Title: "Nya vapen mot seglivade bakterier"
Place: Frälsningsarméen, Umeå, Kungsgatan 47, 90326 Umeå
Date: 14 November, 12:15
MIMS- scientist publish in the high-impact Journal of the International Society for Microbial Ecology, ISME.
An important survival strategy in bacteria is the release of toxic substances, which can attack and kill cells and other bacteria. One of these substances are D-amino acids, which are secreted to the environment at high concentrations by very diverse bacteria. D-amino acids interfere with the growth of neighboring competitors thereby improving the chances of producer species to colonize an specific niche. Felipe Cava's research group at The Laboratory for Molecular Infection Medicine Sweden (MIMS) studied the biological effects caused by distinct D-amino acids released by the causative agent of cholera, Vibrio cholerae. The study was performed in collaboration with Miguel A de Pedro, a former visiting professor at Umeå University and investigator at the Centro de Biología Molecular ‘Severo Ochoa’, CSIC in Madrid, Spain.
The scientists found that D-Arginine is a very potent and very broad growth inhibitor of many diverse bacterial species, including pathogenic ones such as Burkholderias, well known for their implication in pulmonary infections and their broad antibiotic resistance.
"We found that D-Arginine is a key environmental factor that controls both fitness and survival of bacterial subpopulations and therefore can modulate the existing biodiversity within an ecological niche" explains Laura Alvarez, postdoctoral researcher who conducted the study.
Alvarez and colleagues found, too, that although all the members of the Vibrionaceae family were resistant to D-arginine, not all of them produce this effector. This behavior suggests that a few vibrios may have evolved to help members of the family in an altruistic cooperation to facilitate prevalence of the entire vibrio in a particular ambient.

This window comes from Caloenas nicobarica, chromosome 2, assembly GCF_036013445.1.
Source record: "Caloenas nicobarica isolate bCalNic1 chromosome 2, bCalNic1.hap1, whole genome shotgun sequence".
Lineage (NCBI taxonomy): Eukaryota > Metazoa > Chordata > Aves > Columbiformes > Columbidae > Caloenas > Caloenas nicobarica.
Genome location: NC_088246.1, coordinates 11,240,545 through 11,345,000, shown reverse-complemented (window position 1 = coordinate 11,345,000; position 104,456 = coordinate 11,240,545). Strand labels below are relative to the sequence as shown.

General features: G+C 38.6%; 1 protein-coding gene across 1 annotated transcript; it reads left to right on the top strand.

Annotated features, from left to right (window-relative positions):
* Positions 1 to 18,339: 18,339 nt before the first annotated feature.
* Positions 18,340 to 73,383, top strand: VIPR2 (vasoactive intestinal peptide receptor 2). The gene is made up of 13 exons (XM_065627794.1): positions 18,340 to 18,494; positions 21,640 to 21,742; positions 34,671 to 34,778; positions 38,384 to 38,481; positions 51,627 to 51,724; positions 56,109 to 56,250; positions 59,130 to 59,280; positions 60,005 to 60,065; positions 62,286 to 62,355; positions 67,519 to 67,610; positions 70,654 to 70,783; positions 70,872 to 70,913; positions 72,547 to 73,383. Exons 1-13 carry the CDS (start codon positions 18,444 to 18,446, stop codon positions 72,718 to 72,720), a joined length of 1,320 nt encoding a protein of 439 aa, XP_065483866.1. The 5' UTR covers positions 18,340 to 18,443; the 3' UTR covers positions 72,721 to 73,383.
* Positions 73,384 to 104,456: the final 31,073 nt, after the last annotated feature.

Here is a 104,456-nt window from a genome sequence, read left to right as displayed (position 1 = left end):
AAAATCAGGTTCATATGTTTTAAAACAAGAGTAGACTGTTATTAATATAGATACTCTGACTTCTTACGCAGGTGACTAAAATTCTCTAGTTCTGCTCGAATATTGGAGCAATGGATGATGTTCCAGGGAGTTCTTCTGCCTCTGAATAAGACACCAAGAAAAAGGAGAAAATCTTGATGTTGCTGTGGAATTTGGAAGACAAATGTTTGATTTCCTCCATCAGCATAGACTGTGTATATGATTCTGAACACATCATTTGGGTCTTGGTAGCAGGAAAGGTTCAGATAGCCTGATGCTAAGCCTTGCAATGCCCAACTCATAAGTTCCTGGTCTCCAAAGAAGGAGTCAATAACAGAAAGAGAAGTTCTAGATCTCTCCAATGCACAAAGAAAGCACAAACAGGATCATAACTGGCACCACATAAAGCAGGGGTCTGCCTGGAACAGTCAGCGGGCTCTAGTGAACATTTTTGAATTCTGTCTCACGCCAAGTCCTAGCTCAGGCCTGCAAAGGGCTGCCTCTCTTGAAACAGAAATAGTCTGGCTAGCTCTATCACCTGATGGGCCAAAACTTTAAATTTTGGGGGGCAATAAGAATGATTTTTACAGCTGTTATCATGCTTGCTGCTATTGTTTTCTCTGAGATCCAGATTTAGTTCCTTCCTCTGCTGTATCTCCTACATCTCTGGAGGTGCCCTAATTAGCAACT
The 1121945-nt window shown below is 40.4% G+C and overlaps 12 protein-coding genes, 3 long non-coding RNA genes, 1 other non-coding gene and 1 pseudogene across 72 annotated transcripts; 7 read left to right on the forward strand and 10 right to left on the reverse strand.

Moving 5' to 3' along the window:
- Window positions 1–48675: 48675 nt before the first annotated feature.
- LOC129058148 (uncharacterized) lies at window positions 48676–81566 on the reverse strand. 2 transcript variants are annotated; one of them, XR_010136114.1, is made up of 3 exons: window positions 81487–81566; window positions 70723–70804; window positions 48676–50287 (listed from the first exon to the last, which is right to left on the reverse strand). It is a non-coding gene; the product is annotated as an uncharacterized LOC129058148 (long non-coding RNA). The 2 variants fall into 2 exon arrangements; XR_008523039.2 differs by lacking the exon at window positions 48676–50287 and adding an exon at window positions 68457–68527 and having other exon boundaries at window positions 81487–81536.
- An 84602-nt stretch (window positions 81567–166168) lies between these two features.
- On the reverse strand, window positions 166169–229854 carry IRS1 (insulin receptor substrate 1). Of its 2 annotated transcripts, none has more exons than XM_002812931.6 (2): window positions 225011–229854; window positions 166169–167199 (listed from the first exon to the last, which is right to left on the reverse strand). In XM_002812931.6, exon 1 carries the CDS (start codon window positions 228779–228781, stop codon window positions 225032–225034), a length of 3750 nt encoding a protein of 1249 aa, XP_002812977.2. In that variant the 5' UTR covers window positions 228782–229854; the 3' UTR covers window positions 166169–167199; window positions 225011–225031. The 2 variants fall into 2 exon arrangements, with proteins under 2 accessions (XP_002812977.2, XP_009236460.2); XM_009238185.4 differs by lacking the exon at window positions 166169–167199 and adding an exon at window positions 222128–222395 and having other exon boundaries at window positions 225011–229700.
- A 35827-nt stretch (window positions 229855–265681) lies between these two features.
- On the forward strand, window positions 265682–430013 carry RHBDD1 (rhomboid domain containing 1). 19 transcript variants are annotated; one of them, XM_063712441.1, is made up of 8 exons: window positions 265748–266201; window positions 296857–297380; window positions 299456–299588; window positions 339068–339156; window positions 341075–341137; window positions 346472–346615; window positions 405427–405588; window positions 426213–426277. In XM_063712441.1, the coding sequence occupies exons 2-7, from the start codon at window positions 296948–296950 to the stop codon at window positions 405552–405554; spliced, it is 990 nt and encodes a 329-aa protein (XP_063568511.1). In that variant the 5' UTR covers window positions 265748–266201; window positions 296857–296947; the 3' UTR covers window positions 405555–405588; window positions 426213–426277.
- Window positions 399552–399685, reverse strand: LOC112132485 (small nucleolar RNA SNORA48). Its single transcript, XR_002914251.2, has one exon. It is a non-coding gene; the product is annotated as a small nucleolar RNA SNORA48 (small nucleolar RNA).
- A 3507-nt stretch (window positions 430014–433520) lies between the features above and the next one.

MIMS is looking for research-interested physicians in infectious medicine to join the MIMS Clinical Research Fellows Programme.
The Laboratory of Molecular Infection Medicine Sweden (MIMS) and Umeå Center for Microbial Research (UCMR) at Umeå University, are strong research areas, which are with the support of the Swedish Research Council (VR) strengthening career development in the microbiological and infection research field. Researchers at MIMS-UCMR combine strong research in molecular infection biology with, e.g. chemical biology or structural biology research to study molecular mechanisms of infections.
In order to further strengthen the link between clinical research on a national level, MIMS has initiated the Clinical Research Fellows (MIMS-CRF) programme http://www.mims.umu.se/clinical-research-fellows/about-mims-crf.html) that offers research resources to clinically active doctors.
We are now looking for research-interested physicians.
[2017-02-01] Major technical advances has enabled cryo-EM to become a mainstream technique in visualization of macromolecules, which provides the most definitive way to describe their mechanisms of action. The first international cryo-EM symposium in Sweden will take place in Stockholm and Umeå, and present the developments that are shaping this scientific breakthrough. Topics covered include central discoveries in cryo-EM, the most recent methodological developments and applications to central biological questions.
Note: the 1st day of the Symposium takes place on 8th of May 2017 at SciLifeLab, Stockholm.
Everybody is welcome!
Jubilee symposium to celebrate Knut and Alice Wallenberg Foundation's 100 years anniversary
To celebrate 100 years in support of excellent Swedish research and education, the Knut and Alice Wallenberg Foundation arranges, in collaboration with the Royal Swedish Academy of Sciences and the Swedish universities, a series of symposia in areas where the Foundation has provided substantial financial support throughout the years.
The six symposia have different focus and are organised in Lund (4 April), Umeå (June 19), Linköping (13 September), Stockholm (15 September), Uppsala (21 September), and Gothenburg (28 September).
The symposium in Umeå "Infection Research to Meet current and Future Challenges" will take place on:
19 June 2017, 08.45 - 17.20
Aula Nordica, Umeå (->map)